How to Detach a Disk from a Linux Virtual Machine
Azure has two different deployment models for creating and working with resources: Resource Manager and classic. This article covers using the classic deployment model. Microsoft recommends that most new deployments use the Resource Manager model.
When you no longer need a data disk that's attached to a virtual machine (VM), you can easily detach it. This removes the disk from the VM, but doesn't remove it from storage. If you want to use the existing data on the disk again, you can reattach it to the same VM, or another one.
A VM in Azure uses different types of disks - an operating system disk, a local temporary disk, and optional data disks. For details, see About Disks and VHDs for Virtual Machines. You can not detach an operating system disk unless you also delete the VM.
Before you can detach a disk from a VM you need to find out the LUN number, which is an identifier for the disk to be detached. To do that, follow these steps:
Open Azure CLI and connect to your Azure subscription. Make sure you are in Azure Service Management mode (
azure config mode asm).
Find out which disks are attached to your VM by using
azure vm disk list <virtual-machine-name>:
$azure vm disk list UbuntuVM info: Executing command vm disk list + Fetching disk images + Getting virtual machines + Getting VM disks data: Lun Size(GB) Blob-Name OS data: --- -------- -------------------------------- ----- data: 30 ubuntuVM-2645b8030676c8f8.vhd Linux data: 1 10 test.VHD data: 0 30 ubuntuVM-76f7ee1ef0f6dddc.vhd info: vm disk list command OK
Note the LUN or the logical unit number for the disk that you want to detach.
Before detaching the disk from the Linux guest, you should make sure that all partitions on the disk are not in use. Ensure that the operating system does not attempt to remount them after a reboot. These steps undo the configuration you likely created when attaching the disk.
lsscsicommand to discover the disk identifier.
lsscsican be installed by either
yum install lsscsi(on Red Hat based distributions) or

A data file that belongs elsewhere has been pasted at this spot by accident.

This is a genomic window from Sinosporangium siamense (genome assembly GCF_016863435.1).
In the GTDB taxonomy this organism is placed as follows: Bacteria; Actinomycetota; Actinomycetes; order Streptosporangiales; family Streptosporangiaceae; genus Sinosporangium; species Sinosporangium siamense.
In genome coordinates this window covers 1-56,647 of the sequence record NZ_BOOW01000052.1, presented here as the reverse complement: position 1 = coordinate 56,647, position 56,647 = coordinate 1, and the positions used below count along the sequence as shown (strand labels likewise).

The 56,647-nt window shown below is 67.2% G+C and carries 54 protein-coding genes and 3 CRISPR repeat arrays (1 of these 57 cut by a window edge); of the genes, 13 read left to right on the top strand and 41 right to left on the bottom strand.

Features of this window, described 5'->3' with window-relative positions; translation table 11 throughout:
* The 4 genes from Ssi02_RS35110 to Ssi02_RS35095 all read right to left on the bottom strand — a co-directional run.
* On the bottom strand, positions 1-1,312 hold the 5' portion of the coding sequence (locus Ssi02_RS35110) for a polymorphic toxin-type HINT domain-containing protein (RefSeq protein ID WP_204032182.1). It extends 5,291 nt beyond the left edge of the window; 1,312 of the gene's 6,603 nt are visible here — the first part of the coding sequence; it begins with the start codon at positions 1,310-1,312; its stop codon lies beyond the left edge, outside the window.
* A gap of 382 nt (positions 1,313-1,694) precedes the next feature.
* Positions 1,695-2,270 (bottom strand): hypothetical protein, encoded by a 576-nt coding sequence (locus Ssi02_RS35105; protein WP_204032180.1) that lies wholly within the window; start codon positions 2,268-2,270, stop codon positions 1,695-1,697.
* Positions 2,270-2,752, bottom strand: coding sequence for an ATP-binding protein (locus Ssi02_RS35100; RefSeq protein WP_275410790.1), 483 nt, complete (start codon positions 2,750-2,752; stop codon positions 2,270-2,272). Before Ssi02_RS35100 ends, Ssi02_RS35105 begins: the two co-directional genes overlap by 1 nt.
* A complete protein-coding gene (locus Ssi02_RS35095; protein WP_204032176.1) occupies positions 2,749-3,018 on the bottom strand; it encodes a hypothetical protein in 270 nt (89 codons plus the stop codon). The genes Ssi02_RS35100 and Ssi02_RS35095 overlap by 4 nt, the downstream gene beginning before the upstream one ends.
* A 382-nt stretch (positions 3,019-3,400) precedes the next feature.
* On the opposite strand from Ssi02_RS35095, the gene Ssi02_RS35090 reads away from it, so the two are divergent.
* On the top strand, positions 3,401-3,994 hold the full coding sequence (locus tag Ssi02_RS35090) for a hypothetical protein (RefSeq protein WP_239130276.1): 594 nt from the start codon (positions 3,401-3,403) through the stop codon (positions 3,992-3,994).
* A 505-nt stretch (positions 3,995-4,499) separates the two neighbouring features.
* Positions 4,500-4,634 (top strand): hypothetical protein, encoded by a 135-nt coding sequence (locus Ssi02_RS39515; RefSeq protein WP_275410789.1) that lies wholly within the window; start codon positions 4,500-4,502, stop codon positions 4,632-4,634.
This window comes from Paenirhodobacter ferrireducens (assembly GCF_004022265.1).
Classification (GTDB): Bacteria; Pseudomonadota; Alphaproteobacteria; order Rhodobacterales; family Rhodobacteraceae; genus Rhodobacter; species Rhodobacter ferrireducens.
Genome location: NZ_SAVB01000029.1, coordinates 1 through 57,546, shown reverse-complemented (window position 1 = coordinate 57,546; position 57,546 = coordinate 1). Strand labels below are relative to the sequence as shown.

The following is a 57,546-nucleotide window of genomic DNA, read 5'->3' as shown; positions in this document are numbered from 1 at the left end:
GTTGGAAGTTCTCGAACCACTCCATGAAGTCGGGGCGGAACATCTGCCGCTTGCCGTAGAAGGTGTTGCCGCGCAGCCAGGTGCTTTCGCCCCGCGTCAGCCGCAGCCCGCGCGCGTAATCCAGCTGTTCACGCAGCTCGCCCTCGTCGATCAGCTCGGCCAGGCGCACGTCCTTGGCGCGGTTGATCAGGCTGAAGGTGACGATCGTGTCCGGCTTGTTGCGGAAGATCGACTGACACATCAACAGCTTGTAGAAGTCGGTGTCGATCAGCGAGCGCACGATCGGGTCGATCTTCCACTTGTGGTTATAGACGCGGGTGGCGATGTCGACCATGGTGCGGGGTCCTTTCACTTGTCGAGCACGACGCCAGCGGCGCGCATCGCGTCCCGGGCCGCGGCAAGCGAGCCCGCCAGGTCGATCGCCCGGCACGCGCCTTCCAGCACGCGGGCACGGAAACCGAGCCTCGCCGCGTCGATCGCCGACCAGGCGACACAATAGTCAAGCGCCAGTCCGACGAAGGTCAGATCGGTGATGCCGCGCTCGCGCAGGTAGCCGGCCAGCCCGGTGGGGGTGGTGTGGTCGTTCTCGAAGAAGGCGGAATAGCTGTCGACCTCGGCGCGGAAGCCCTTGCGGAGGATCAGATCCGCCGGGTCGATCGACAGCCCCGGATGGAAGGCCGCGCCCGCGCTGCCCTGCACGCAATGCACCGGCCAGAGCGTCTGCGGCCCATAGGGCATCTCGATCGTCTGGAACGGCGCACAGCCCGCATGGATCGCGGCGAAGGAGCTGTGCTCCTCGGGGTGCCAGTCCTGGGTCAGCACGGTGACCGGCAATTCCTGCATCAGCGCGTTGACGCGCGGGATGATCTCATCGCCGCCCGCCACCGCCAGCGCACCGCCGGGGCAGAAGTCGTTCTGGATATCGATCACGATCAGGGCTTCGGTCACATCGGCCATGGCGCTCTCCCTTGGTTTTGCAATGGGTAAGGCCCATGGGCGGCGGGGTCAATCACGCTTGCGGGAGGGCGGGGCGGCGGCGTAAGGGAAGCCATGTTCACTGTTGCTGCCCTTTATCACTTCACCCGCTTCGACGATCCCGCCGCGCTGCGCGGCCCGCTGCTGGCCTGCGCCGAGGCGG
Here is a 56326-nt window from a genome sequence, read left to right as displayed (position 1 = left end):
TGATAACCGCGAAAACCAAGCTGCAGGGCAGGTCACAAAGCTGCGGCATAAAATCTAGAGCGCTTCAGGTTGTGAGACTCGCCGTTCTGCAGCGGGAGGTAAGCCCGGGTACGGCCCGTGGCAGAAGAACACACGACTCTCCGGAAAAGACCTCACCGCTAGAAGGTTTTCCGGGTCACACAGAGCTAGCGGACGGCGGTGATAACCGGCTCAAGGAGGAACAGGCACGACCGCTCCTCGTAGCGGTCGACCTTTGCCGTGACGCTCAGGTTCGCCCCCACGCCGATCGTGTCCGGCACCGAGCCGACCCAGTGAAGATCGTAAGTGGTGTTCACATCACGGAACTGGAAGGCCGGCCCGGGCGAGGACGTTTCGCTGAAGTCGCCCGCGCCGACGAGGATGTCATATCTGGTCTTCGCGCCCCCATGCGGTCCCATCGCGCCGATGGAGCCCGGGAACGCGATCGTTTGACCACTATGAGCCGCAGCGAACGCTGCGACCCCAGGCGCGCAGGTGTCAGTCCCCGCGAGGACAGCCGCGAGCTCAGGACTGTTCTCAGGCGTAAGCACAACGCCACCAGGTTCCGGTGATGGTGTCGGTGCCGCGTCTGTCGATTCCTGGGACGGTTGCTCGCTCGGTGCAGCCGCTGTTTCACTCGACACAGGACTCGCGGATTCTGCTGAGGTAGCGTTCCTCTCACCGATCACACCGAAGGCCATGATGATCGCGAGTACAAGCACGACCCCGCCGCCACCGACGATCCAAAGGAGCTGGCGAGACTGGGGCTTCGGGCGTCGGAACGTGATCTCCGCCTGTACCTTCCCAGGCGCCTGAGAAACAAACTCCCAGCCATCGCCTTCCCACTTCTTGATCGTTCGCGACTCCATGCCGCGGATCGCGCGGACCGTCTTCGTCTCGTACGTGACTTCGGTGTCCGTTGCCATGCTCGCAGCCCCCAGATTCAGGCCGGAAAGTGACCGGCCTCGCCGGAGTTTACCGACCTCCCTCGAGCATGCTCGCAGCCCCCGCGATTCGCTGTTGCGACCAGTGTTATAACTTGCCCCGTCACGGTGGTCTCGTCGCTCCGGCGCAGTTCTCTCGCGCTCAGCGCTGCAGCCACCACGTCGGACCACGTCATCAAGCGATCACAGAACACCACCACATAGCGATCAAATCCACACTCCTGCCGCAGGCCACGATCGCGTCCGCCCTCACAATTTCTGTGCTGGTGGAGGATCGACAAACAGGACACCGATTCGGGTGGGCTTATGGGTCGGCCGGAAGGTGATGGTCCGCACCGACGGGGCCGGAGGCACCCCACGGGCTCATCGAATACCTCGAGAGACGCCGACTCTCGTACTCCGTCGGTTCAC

apt-get install lsscsi(on Debian based distributions). You can find the disk identifier you are looking for by using the LUN number. The last number in the tuple in each row is the LUN. In the example below LUN 0 maps to /dev/sdc
ops@TestVM:~$ lsscsi [1:0:0:0] cd/dvd Msft Virtual CD/ROM 1.0 /dev/sr0 [2:0:0:0] disk Msft Virtual Disk 1.0 /dev/sda [3:0:1:0] disk Msft Virtual Disk 1.0 /dev/sdb [5:0:0:0] disk Msft Virtual Disk 1.0 /dev/sdc [5:0:0:1] disk Msft Virtual Disk 1.0 /dev/sdd
fdisk -l <disk>to discovery the partitions associated with the disk to be detached.
$ sudo fdisk -l /dev/sdc Disk /dev/sdc: 1098.4 GB, 1098437885952 bytes, 2145386496 sectors Units = sectors of 1 * 512 = 512 bytes Sector size (logical/physical): 512 bytes / 512 bytes I/O size (minimum/optimal): 512 bytes / 512 bytes Disk label type: dos Disk identifier: 0x5a1d2a1a Device Boot Start End Blocks Id System /dev/sdc1 2048 2145386495 1072692224 83 Linux
Unmount each partition listed for the disk. In this example:
$ sudo umount /dev/sdc1
blkidcommand to discovery the UUIDs for all partitions
$ sudo blkid /dev/sda1: UUID="11111111-1b1b-1c1c-1d1d-1e1e1e1e1e1e" TYPE="ext4" /dev/sdb1: UUID="22222222-2b2b-2c2c-2d2d-2e2e2e2e2e2e" TYPE="ext4" /dev/sdc1: UUID="33333333-3b3b-3c3c-3d3d-3e3e3e3e3e3e" TYPE="ext4" /dev/sdd1: UUID="44444444-4b4b-4c4c-4d4d-4e4e4e4e4e4e" TYPE="ext4
Remove entries in the /etc/fstab file associated with either the device paths or UUIDs for all partitions for the disk to be detached. Entries for this example might be:
UUID=33333333-3b3b-3c3c-3d3d-3e3e3e3e3e3e /datadrive ext4 defaults 1 2
/dev/sdc1 /datadrive ext4 defaults 1 2
After you find the LUN number of the disk and removed the operating system references, you're ready to detach it:
Detach the selected disk from the virtual machine by running the command
azure vm disk detach <virtual-machine-name> <LUN>:
$azure vm disk detach UbuntuVM 0 info: Executing command vm disk detach + Getting virtual machines + Removing Data-Disk info: vm disk detach command OK
You can check if the disk got detached by running this command:
$azure vm disk list UbuntuVM info: Executing command vm disk list + Fetching disk images + Getting virtual machines + Getting VM disks data: Lun Size(GB) Blob-Name OS data: --- -------- -------------------------------- ----- data: 30 ubuntuVM-2645b8030676c8f8.vhd Linux data: 1 10 test.VHD info: vm disk list command OK
The detached disk remains in storage but is no longer attached to a virtual machine.
You can read more about using your Linux VM in the following articles: